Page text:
# What are the total-effect sensitivity indices?

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One way to simplify a probabilistic model is to reduce the number of probabilistic model parameters (i.e., the ones with uncertain values). In order to do so, we need to know which model parameters have no or only negligible impact on the model output. The total-effect sensitivity indices are ideally suited for that task.

The total-effect sensitivity index $S_i^T$ of model input parameter $X_i$ quantifies the combined effect of $X_i$ with other model input parameters on the variance of the model output.

## Definition

Let's recall that the sum of all sensitivity indices of all orders equals one:
$$\sum_{i=1}^M S_i + \sum_{i<j}^M S_{ij} + \ldots + S_{12\ldots M} = 1\;,$$ where the sensitivity index $S_\mathbf{a}$ is defined as:
$$S_\mathbf{a} = \frac{V_\mathbf{a}}{\operatorname{Var}[Y]}\;,$$
with $V_\mathbf{a}$ as the associated term from the variance decomposition.

The total-effect sensitivity index $S_i^T$ is defined as the sum of the sensitivity indices of all orders involving the $i$th model input parameter. For example, $S_1^T$ of a model with three parameters is defined as $S_1^T = S_1 + S_{12}+S_{13} +S_{123}$. However, the number $N$ of terms to evaluate $S_i^T$ grows exponentially with the number $M$ of model input parameters; i.e., $N = 2^M-1$. Alternatively, $S_i^T$ can also be evaluated as:
$$S_i^T = \frac{\operatorname{E}_{\mathbf{X}_{\sim i}}\left[\operatorname{Var}_{X_i}\left[Y|\mathbf{X}_{\sim i}\right]\right]}{\operatorname{Var}[Y]}\;.$$

Note that for additive models we have $S_i^T = S_i$. However, in general, $\sum_{i=1}^M S_i^T \ge 1$.

## Interpretation of total-effect sensitivity indices

The total-effect sensitivity indices are well suited for factor fixing; i.e., to identify input parameters that are of minor importance with respect to the model output.

## Computation

An obstacle in the practical application of the total-effect sensitivity indices is that (unlike the first-order sensitivity indices) they cannot be evaluated in a computationally cheap post-processing step (of a conducted Monte Carlo simulation). Especially for models with many parameters and/or computationally challenging models, the computational cost of computing the total-effect sensitivity indices is often prohibitive.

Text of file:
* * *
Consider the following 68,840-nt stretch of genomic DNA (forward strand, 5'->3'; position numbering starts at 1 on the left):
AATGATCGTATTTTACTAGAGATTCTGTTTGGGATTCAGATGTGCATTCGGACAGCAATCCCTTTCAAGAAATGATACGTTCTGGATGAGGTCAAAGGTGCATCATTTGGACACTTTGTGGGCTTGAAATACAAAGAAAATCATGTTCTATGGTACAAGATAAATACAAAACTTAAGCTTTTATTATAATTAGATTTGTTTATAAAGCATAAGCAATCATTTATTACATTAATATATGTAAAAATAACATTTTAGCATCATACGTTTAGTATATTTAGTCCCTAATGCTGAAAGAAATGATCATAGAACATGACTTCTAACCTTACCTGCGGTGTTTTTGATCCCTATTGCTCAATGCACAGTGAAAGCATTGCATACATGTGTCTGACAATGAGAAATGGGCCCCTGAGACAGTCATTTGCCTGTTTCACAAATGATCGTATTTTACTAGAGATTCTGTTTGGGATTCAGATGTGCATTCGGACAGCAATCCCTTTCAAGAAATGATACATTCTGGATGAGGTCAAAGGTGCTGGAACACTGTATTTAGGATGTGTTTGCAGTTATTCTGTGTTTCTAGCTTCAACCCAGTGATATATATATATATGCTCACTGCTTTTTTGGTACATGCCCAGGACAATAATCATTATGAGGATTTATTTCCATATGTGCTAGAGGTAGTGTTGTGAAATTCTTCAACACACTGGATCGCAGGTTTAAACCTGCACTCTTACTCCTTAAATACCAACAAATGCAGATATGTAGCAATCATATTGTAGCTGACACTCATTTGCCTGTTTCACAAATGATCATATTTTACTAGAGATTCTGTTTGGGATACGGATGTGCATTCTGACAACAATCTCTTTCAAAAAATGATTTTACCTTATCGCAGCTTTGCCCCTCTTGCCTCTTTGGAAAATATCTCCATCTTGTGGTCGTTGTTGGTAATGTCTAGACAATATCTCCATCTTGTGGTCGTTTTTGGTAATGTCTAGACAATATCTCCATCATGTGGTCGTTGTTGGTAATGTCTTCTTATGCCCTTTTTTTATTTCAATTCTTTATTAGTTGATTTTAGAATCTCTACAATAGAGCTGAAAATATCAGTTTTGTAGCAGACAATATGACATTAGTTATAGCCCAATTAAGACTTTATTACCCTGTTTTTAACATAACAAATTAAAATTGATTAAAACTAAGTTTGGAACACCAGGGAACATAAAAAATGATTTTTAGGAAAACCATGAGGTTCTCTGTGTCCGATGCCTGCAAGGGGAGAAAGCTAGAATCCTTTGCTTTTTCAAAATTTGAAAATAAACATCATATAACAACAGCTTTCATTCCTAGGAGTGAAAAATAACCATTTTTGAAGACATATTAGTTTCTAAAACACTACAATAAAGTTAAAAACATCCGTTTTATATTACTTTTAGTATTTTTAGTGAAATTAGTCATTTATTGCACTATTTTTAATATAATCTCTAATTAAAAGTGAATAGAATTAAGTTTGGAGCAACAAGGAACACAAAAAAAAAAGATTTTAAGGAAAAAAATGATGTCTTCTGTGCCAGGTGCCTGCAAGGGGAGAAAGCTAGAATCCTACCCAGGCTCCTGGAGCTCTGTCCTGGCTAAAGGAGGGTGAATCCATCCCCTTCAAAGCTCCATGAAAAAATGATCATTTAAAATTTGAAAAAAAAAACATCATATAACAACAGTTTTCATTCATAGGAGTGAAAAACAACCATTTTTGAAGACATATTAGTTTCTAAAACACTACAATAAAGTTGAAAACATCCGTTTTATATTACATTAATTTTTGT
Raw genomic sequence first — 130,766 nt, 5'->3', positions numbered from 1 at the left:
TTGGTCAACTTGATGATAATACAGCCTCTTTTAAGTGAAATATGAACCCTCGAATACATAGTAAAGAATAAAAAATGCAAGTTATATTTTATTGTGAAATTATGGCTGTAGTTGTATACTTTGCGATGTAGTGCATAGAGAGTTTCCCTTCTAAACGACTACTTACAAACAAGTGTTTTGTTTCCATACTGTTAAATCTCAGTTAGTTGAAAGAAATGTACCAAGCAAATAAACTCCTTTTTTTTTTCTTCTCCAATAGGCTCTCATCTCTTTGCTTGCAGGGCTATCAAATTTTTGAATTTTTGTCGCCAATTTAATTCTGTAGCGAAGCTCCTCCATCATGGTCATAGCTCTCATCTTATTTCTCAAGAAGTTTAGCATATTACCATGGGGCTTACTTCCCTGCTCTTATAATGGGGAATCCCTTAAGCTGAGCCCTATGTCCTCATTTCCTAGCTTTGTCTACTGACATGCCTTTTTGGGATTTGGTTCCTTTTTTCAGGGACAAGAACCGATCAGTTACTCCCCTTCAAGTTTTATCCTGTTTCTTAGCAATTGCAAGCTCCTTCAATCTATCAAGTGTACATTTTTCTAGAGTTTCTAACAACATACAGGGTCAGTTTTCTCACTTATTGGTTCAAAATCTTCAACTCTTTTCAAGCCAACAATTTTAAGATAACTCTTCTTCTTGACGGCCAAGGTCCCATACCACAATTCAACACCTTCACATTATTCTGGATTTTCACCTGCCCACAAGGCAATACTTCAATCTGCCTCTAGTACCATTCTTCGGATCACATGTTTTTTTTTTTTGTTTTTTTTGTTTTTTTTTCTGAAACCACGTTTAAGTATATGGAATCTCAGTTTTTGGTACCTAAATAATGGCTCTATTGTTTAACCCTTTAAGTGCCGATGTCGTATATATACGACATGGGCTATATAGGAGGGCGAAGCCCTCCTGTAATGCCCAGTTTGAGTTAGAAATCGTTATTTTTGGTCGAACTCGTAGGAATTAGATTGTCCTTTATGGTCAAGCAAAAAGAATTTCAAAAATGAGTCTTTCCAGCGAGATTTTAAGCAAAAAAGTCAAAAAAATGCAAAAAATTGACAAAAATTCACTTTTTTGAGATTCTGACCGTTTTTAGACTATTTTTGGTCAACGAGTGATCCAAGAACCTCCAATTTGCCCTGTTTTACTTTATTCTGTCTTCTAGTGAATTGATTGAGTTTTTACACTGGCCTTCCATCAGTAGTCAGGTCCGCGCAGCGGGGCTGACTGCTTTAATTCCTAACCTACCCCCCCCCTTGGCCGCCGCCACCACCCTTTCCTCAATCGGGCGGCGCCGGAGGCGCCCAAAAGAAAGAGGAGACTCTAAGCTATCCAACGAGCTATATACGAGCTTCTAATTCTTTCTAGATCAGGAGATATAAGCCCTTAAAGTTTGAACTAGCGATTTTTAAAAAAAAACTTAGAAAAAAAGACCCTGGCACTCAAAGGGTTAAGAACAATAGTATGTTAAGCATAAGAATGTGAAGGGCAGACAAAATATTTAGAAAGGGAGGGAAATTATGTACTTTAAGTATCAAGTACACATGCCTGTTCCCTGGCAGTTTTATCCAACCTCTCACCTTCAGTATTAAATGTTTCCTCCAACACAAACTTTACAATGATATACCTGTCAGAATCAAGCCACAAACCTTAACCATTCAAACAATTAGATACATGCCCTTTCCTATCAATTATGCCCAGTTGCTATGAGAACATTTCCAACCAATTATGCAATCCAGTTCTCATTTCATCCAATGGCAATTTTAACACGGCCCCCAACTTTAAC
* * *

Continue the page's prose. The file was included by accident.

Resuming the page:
A Monte Carlo based approach to estimate $S_i^T$ is provided in [Saltelli etal., 2010].

## Illustrative example

The following example is taken from [Straub, 2019].

### The problem

We have the model $Y$: $$Y = A_1\cdot X_1 + A_2 \cdot X_2\,,$$ which is driven by the uncertain model parameters $X_1$, $X_2$, $A_1$ and $A_2$ that are modeled probabilistically. Both $X_1$ and $X_2$ represent random effects that cannot be controlled. Both $A_1$ and $A_2$ can be interpreted as model coefficients that are not known with certainty – and therefore modeled probabilistically.

The distributions of the probabilistic (i.e., uncertain) model parameters are:

• Both $X_1$ and $X_2$ are modeled by a standard Normal distribution.
• $A_1$ is modeled as a beta distribution with a mean of $0.7$ and a standard deviation of $0.2$.
• $A_2$ is modeled as a beta distribution with a mean of $0.3$ and a standard deviation of $0.1$.

We perform a sensitivity analysis in order to answer the following question: Exist uncertain model parameters that have a negligible impact on $Y$ and can, therefore, be replaced by a deterministic variable (i.e., with a fixed value)?

The total-effect sensitivity indices can be computed as: $S_{X_1}^T \approx 0.84$, $S_{X_2}^T \approx 0.16$, $S_{A_1}^T \approx 0.06$ and $S_{A_2}^T \approx 0.01$. Thus, all parameters have a measurable impact on the variance of $Y$. The parameter with the least influence is $A_2$. ■